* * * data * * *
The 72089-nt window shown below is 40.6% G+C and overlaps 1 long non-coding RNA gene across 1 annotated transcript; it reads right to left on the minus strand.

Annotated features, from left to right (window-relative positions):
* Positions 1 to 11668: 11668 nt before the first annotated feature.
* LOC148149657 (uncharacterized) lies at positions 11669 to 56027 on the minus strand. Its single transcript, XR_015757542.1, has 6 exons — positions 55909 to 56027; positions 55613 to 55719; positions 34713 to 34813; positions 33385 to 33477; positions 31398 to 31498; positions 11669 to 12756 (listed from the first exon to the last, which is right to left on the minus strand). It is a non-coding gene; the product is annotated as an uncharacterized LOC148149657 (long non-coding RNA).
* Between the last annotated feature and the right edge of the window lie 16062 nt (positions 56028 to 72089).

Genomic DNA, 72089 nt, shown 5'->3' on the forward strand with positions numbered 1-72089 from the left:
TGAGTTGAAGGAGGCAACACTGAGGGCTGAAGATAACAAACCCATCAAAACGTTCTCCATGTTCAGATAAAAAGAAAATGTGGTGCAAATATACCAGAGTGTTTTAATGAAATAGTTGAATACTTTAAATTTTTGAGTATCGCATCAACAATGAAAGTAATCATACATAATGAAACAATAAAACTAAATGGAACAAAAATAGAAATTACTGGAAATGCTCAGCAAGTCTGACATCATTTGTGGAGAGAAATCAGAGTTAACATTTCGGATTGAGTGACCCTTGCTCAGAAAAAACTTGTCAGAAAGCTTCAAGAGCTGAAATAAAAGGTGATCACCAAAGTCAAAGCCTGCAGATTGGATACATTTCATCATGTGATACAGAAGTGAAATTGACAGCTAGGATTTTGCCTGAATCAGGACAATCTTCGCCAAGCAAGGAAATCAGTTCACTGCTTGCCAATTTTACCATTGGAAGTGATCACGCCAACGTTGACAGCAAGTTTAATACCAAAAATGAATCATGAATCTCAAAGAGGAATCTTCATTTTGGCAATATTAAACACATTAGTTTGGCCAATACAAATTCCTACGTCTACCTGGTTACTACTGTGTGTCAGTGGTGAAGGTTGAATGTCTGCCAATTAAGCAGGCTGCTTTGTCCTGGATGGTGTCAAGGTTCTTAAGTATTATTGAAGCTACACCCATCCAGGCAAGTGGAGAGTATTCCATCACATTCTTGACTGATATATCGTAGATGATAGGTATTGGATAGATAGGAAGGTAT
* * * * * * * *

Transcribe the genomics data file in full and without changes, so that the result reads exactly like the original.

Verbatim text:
The 72089-nt window shown below is 40.6% G+C and overlaps 1 long non-coding RNA gene across 1 annotated transcript; it reads right to left on the minus strand.

Annotated features, from left to right (window-relative positions):
* Positions 1 to 11668: 11668 nt before the first annotated feature.
* LOC148149657 (uncharacterized) lies at positions 11669 to 56027 on the minus strand. Its single transcript, XR_015757542.1, has 6 exons — positions 55909 to 56027; positions 55613 to 55719; positions 34713 to 34813; positions 33385 to 33477; positions 31398 to 31498; positions 11669 to 12756 (listed from the first exon to the last, which is right to left on the minus strand). It is a non-coding gene; the product is annotated as an uncharacterized LOC148149657 (long non-coding RNA).
* Between the last annotated feature and the right edge of the window lie 16062 nt (positions 56028 to 72089).

Genomic DNA, 72089 nt, shown 5'->3' on the forward strand with positions numbered 1-72089 from the left:
TGAGTTGAAGGAGGCAACACTGAGGGCTGAAGATAACAAACCCATCAAAACGTTCTCCATGTTCAGATAAAAAGAAAATGTGGTGCAAATATACCAGAGTGTTTTAATGAAATAGTTGAATACTTTAAATTTTTGAGTATCGCATCAACAATGAAAGTAATCATACATAATGAAACAATAAAACTAAATGGAACAAAAATAGAAATTACTGGAAATGCTCAGCAAGTCTGACATCATTTGTGGAGAGAAATCAGAGTTAACATTTCGGATTGAGTGACCCTTGCTCAGAAAAAACTTGTCAGAAAGCTTCAAGAGCTGAAATAAAAGGTGATCACCAAAGTCAAAGCCTGCAGATTGGATACATTTCATCATGTGATACAGAAGTGAAATTGACAGCTAGGATTTTGCCTGAATCAGGACAATCTTCGCCAAGCAAGGAAATCAGTTCACTGCTTGCCAATTTTACCATTGGAAGTGATCACGCCAACGTTGACAGCAAGTTTAATACCAAAAATGAATCATGAATCTCAAAGAGGAATCTTCATTTTGGCAATATTAAACACATTAGTTTGGCCAATACAAATTCCTACGTCTACCTGGTTACTACTGTGTGTCAGTGGTGAAGGTTGAATGTCTGCCAATTAAGCAGGCTGCTTTGTCCTGGATGGTGTCAAGGTTCTTAAGTATTATTGAAGCTACACCCATCCAGGCAAGTGGAGAGTATTCCATCACATTCTTGACTGATATATCGTAGATGATAGGTATTGGATAGATAGGAAGGTAT